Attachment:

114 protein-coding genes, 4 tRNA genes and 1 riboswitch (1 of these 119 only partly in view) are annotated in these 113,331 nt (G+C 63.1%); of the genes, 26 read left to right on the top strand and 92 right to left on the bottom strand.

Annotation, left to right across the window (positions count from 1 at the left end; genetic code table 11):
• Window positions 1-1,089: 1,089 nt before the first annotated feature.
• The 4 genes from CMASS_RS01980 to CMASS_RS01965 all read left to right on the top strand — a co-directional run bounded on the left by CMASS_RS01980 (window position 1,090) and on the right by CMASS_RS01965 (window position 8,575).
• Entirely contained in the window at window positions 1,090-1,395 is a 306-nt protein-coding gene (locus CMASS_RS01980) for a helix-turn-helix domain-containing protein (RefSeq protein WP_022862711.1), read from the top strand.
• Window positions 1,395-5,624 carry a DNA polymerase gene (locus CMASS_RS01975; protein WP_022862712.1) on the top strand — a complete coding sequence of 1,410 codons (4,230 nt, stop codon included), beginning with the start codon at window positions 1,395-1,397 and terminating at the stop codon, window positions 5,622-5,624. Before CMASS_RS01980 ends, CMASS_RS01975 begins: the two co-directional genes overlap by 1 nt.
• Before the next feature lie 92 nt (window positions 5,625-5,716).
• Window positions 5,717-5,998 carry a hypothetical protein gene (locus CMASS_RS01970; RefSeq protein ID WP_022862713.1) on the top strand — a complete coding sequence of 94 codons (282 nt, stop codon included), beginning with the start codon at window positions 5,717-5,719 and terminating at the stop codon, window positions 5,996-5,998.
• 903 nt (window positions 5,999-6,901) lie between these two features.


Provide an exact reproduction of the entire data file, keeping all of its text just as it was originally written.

114 protein-coding genes, 4 tRNA genes and 1 riboswitch (1 of these 119 only partly in view) are annotated in these 113,331 nt (G+C 63.1%); of the genes, 26 read left to right on the top strand and 92 right to left on the bottom strand.

Annotation, left to right across the window (positions count from 1 at the left end; genetic code table 11):
• Window positions 1-1,089: 1,089 nt before the first annotated feature.
• The 4 genes from CMASS_RS01980 to CMASS_RS01965 all read left to right on the top strand — a co-directional run bounded on the left by CMASS_RS01980 (window position 1,090) and on the right by CMASS_RS01965 (window position 8,575).
• Entirely contained in the window at window positions 1,090-1,395 is a 306-nt protein-coding gene (locus CMASS_RS01980) for a helix-turn-helix domain-containing protein (RefSeq protein WP_022862711.1), read from the top strand.
• Window positions 1,395-5,624 carry a DNA polymerase gene (locus CMASS_RS01975; protein WP_022862712.1) on the top strand — a complete coding sequence of 1,410 codons (4,230 nt, stop codon included), beginning with the start codon at window positions 1,395-1,397 and terminating at the stop codon, window positions 5,622-5,624. Before CMASS_RS01980 ends, CMASS_RS01975 begins: the two co-directional genes overlap by 1 nt.
• Before the next feature lie 92 nt (window positions 5,625-5,716).
• Window positions 5,717-5,998 carry a hypothetical protein gene (locus CMASS_RS01970; RefSeq protein ID WP_022862713.1) on the top strand — a complete coding sequence of 94 codons (282 nt, stop codon included), beginning with the start codon at window positions 5,717-5,719 and terminating at the stop codon, window positions 5,996-5,998.
• 903 nt (window positions 5,999-6,901) lie between these two features.